Quality Control: establishing and enforcing quality control measures to guarantee consistent service and product quality across all properties.

Compliance and Safety: ensuring that all hospitality properties comply with relevant regulations and safety standards.

Vendor and Supplier Management: negotiating contracts with vendors and suppliers to secure cost-effective and reliable services and products.

Innovation and Development: staying updated with industry trends and implementing innovative practices to enhance the organisation’s competitive edge.

Crisis Management: dealing with any crises or emergencies that may arise in the hospitality division, such as natural disasters, accidents, or security issues.

Collaborating with Executives: working closely with the executive team to align the hospitality division’s strategies with the overall business objectives.

In summary, the Vice President of Hospitality plays a critical role in ensuring that the organisation’s hospitality division runs smoothly, delivers exceptional customer experiences, and contributes to the company’s growth and success. It requires a combination of leadership, business acumen, operational expertise, and a strong focus on guest satisfaction. Every hotel in my portfolio is unique and differently positioned; that is the biggest USP of the portfolio and it makes my job very exciting and inspiring.

As you are overlooking the upcoming Marriott Executive Apartments – Townhall 49, how does managing an apartment differ from a hotel?

Enticing guests to stay longer at hotels can be achieved through various strategies that enhance the overall guest experience and offer added value. Based on my experience, here are some techniques to encourage guests to extend their stay:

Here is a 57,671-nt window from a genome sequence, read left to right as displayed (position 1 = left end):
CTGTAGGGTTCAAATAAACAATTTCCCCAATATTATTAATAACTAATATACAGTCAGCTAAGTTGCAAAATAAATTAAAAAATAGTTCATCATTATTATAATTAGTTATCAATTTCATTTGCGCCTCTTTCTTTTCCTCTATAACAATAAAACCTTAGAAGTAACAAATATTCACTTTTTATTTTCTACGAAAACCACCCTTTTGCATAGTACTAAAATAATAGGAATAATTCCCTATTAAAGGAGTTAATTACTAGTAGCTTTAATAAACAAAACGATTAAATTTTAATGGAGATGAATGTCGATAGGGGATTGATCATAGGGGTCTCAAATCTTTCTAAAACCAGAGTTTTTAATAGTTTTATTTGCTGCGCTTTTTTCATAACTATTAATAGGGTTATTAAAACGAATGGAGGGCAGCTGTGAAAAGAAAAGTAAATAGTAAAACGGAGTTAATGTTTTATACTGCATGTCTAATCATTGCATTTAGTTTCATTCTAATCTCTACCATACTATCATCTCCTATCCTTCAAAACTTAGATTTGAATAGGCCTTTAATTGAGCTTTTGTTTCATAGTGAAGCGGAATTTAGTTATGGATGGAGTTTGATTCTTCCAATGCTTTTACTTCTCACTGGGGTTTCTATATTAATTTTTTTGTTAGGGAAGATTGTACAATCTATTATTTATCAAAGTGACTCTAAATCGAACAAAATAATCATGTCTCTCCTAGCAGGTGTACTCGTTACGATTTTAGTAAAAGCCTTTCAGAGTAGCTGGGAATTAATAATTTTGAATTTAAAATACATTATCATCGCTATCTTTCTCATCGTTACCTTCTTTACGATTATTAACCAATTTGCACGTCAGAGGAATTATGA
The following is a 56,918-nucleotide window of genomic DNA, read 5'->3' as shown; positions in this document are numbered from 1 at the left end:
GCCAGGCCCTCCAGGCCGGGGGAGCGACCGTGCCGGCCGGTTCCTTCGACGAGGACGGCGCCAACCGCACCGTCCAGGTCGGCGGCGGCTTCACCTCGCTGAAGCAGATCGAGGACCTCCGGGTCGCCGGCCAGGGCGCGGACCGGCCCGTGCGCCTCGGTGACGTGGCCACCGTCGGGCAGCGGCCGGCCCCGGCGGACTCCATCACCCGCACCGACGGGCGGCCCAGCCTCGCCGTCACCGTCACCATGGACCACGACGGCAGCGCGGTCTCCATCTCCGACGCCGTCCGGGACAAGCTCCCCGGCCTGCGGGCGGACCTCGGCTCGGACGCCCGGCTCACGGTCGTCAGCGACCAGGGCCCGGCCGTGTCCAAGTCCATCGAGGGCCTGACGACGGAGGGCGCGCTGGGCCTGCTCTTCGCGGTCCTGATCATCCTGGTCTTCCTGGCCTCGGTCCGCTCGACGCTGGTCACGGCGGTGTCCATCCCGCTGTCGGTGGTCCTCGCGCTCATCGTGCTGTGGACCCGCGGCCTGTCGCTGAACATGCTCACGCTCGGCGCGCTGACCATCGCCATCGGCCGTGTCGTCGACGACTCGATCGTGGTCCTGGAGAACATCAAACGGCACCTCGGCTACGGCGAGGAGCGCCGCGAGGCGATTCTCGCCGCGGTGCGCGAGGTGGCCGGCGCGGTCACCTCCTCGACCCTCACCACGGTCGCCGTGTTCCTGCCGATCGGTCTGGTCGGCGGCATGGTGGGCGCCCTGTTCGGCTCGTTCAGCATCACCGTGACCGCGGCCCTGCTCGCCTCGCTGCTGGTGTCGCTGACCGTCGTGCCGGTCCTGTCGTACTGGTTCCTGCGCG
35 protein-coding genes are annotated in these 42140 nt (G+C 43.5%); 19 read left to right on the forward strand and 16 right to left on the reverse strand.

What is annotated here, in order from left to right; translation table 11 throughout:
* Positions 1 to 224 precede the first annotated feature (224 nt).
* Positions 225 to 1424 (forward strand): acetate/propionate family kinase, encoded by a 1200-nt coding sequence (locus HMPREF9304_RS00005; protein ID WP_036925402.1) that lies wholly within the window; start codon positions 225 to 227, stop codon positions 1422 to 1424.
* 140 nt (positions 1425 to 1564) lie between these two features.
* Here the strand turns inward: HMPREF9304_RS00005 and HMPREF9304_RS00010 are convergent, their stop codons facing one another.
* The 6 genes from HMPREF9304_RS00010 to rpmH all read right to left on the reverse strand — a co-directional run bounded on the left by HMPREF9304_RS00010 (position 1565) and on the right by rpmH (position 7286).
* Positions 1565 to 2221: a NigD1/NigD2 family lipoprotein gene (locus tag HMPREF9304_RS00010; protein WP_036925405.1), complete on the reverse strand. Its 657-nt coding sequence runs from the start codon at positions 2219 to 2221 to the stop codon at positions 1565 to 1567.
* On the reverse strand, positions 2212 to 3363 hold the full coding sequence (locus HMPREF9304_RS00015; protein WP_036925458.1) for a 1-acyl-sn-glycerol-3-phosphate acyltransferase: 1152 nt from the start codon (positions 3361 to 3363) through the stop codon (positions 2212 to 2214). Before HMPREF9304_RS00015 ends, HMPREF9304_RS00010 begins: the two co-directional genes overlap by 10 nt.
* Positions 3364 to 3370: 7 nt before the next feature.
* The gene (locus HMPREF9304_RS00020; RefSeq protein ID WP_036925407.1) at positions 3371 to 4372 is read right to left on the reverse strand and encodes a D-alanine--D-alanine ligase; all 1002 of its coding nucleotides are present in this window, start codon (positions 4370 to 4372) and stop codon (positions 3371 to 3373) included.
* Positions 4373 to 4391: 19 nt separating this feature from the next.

• Create attractive packages and promotions that provide incentives for longer stays. For example, offer discounted rates for extended bookings, complimentary nights after a certain number of nights, or inclusive meal plans for extended stays.
  • Develop and promote unique experiences or activities that guests can enjoy during their extended stay. This might include guided tours, workshops, themed events, or access to exclusive facilities or services.
  • Offer personalised services tailored to the guest’s preferences and needs. This could include personalised concierge assistance, customised dining experiences, or special amenities based on the guest’s interests.
  • Implement a loyalty programme that rewards guests for staying longer. Provide points or rewards for each night stayed, which guests can redeem for future stays or additional benefits.
  • Consider offering amenities specifically designed for long-term guests, such as in-room kitchenettes or fully equipped apartments, laundry facilities, and dedicated workspaces.
  • Implement referral programmes that reward guests who refer others to stay at the hotel. This can lead to more bookings and potentially longer stays if friends or family members book together.

By combining these strategies, hotels can create an environment that encourages guests to extend their stays, ultimately leading to increased profits and guest loyalty. The key is to focus on providing exceptional experiences and added value, which make guests want to prolong their stay and recommend the hotel to others.

The hospitality industry has seen a recent push for sustainable properties across all their operations. How has the industry embraced the change, and what can hospitality brands do to ensure a smooth transition?